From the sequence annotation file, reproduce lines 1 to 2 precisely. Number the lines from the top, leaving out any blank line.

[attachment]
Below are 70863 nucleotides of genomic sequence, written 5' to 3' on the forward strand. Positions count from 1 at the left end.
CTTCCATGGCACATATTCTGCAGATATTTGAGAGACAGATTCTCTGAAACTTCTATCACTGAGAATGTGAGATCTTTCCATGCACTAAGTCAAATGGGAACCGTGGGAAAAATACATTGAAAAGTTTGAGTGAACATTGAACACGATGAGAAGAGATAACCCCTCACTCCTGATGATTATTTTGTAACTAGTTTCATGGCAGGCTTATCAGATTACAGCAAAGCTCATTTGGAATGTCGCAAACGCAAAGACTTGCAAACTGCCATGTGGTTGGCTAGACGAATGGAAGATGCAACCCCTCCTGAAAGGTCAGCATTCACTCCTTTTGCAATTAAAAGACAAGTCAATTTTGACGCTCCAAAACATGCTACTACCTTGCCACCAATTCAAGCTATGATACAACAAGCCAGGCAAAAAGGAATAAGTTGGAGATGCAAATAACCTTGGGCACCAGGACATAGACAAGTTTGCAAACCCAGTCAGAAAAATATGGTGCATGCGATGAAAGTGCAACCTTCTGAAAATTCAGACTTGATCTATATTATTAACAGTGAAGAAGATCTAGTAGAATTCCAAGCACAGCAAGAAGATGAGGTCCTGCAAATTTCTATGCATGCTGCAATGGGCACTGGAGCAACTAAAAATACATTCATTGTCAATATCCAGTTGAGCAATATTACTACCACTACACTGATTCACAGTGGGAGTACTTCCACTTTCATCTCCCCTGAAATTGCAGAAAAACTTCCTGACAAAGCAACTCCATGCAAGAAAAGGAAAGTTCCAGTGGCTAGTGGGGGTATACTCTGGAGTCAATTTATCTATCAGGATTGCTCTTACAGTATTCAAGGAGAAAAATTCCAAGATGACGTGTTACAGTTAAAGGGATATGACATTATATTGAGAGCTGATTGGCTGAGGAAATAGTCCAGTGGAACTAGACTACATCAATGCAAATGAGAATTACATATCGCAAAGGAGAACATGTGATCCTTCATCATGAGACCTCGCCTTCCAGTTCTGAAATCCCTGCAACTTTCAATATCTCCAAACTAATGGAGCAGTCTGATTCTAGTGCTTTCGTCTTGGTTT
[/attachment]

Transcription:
Below are 70863 nucleotides of genomic sequence, written 5' to 3' on the forward strand. Positions count from 1 at the left end.
CTTCCATGGCACATATTCTGCAGATATTTGAGAGACAGATTCTCTGAAACTTCTATCACTGAGAATGTGAGATCTTTCCATGCACTAAGTCAAATGGGAACCGTGGGAAAAATACATTGAAAAGTTTGAGTGAACATTGAACACGATGAGAAGAGATAACCCCTCACTCCTGATGATTATTTTGTAACTAGTTTCATGGCAGGCTTATCAGATTACAGCAAAGCTCATTTGGAATGTCGCAAACGCAAAGACTTGCAAACTGCCATGTGGTTGGCTAGACGAATGGAAGATGCAACCCCTCCTGAAAGGTCAGCATTCACTCCTTTTGCAATTAAAAGACAAGTCAATTTTGACGCTCCAAAACATGCTACTACCTTGCCACCAATTCAAGCTATGATACAACAAGCCAGGCAAAAAGGAATAAGTTGGAGATGCAAATAACCTTGGGCACCAGGACATAGACAAGTTTGCAAACCCAGTCAGAAAAATATGGTGCATGCGATGAAAGTGCAACCTTCTGAAAATTCAGACTTGATCTATATTATTAACAGTGAAGAAGATCTAGTAGAATTCCAAGCACAGCAAGAAGATGAGGTCCTGCAAATTTCTATGCATGCTGCAATGGGCACTGGAGCAACTAAAAATACATTCATTGTCAATATCCAGTTGAGCAATATTACTACCACTACACTGATTCACAGTGGGAGTACTTCCACTTTCATCTCCCCTGAAATTGCAGAAAAACTTCCTGACAAAGCAACTCCATGCAAGAAAAGGAAAGTTCCAGTGGCTAGTGGGGGTATACTCTGGAGTCAATTTATCTATCAGGATTGCTCTTACAGTATTCAAGGAGAAAAATTCCAAGATGACGTGTTACAGTTAAAGGGATATGACATTATATTGAGAGCTGATTGGCTGAGGAAATAGTCCAGTGGAACTAGACTACATCAATGCAAATGAGAATTACATATCGCAAAGGAGAACATGTGATCCTTCATCATGAGACCTCGCCTTCCAGTTCTGAAATCCCTGCAACTTTCAATATCTCCAAACTAATGGAGCAGTCTGATTCTAGTGCTTTCGTCTTGGTTT